18 World Premieres at Raindance

This entry is part 2 of 30 in the series Raindance 2011

The 19th Raindance Film Festival was launched today in London and it looks like it will be the strongest year yet.  In just 12 days the festival will host 18 World Premieres, 21 European Premieres and 49 UK Premieres with films coming from 38 countries around the world.  The festival aims to showcase the best in independent movies from first-time filmmakers and past premieres include Pulp Fiction, Memento and The Blair Witch Project.

Founder of Raindance, Elliott Grove, spoke to us this morning at a venue in the West End and his passion for independent cinema and determination to champion the cause of new filmmakers really shone through.  His assertion that the festival is “the big champion of the little guy” is borne out by the number of films submitted for consideration.  Over 3,000 applied with 98 features and 137 shorts accepted.  People want to be part of Raindance.

The festival is organized into a number of different strands including Homegrown – which will promote the best in Independent British Cinema, Documentaries, European Cinema and an exciting looking Balkan Cinema strand which features Tilva Rosh, an intriguing sounding film about skaters which was described this morning as “Jackass meets Stand By Me”.

On a first look at the Raindance programme I found 38 films I want to see. These range from Holy Rollers, a documentary about a blackjack team of church-going Christians to By Night and By Day, a Mexican feature which imagines a world where over-population has forced the Government to divide people into day or night inhabitants by implanting an enzyme in their DNA.

The line-up of UK films looks especially good.  I’m particularly looking forward to the mockumentary Black Pond starring Chris Langham and Simon Amstell, about a family accused of murder when a stranger dies at their dinner table.  This will be one of the big talking points of the festival.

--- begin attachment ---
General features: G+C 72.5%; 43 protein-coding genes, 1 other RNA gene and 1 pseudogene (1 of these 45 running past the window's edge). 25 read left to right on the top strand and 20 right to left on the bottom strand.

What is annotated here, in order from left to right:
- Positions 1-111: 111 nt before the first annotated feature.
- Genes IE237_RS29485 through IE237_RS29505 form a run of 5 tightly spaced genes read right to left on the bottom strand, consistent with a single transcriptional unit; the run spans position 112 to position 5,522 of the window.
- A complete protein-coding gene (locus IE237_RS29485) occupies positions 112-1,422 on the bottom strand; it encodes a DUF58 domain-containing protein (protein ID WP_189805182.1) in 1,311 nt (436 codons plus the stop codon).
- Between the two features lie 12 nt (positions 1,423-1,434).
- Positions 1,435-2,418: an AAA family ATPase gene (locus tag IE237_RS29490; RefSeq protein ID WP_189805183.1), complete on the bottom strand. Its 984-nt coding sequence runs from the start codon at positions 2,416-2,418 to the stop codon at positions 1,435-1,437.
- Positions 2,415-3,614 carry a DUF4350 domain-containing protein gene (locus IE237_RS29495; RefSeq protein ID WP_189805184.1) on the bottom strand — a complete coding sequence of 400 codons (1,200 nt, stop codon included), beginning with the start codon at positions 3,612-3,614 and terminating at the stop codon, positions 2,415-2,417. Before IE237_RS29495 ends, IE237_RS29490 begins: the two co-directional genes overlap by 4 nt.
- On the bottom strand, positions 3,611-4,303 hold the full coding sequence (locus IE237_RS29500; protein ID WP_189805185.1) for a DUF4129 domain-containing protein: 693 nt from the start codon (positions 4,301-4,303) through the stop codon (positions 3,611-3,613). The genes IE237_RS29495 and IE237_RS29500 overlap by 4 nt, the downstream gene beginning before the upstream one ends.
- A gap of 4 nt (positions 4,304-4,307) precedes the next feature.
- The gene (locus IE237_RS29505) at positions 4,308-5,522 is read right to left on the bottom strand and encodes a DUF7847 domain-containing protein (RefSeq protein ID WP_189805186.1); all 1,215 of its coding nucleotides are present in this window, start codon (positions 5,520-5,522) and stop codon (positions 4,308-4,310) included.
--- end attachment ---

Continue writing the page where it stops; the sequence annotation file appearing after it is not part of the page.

I’m also going to make sure I watch Mesocafe, about an Iraqi blogger who comes to London to campaign against UN sanctions imposed on his country.  I’m really excited to see films included which highlight the cultural diversity that we enjoy in the UK.

Elliot Grove said this morning that the programme consists of “films that really deserve to be shown”.  I would go further – the fact that over a third of the programme immediately grabbed my interest tells me that these are films that need to be shown.

For more details visit the Raindance website.


Previous and next posts in this series:<< Another Earth to open RaindanceFestival Preview: 10 Unmissable Raindance Films >>
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  1. What a cool name for a film fest. Wow, 38 movies? Hope you get to see ’em all, Louise, looking forward to your reviews. I’m anticipating a local film fest here myself in good ‘ol Minnesota, they just released the lineup today so I’ll be blogging about it this wknd.

    • I don’t even know how many of the shorts I want to see….

      I think I’ll be spending all of those 12 days watching movies and writing reviews. Oh well, the website will be busy for a while.

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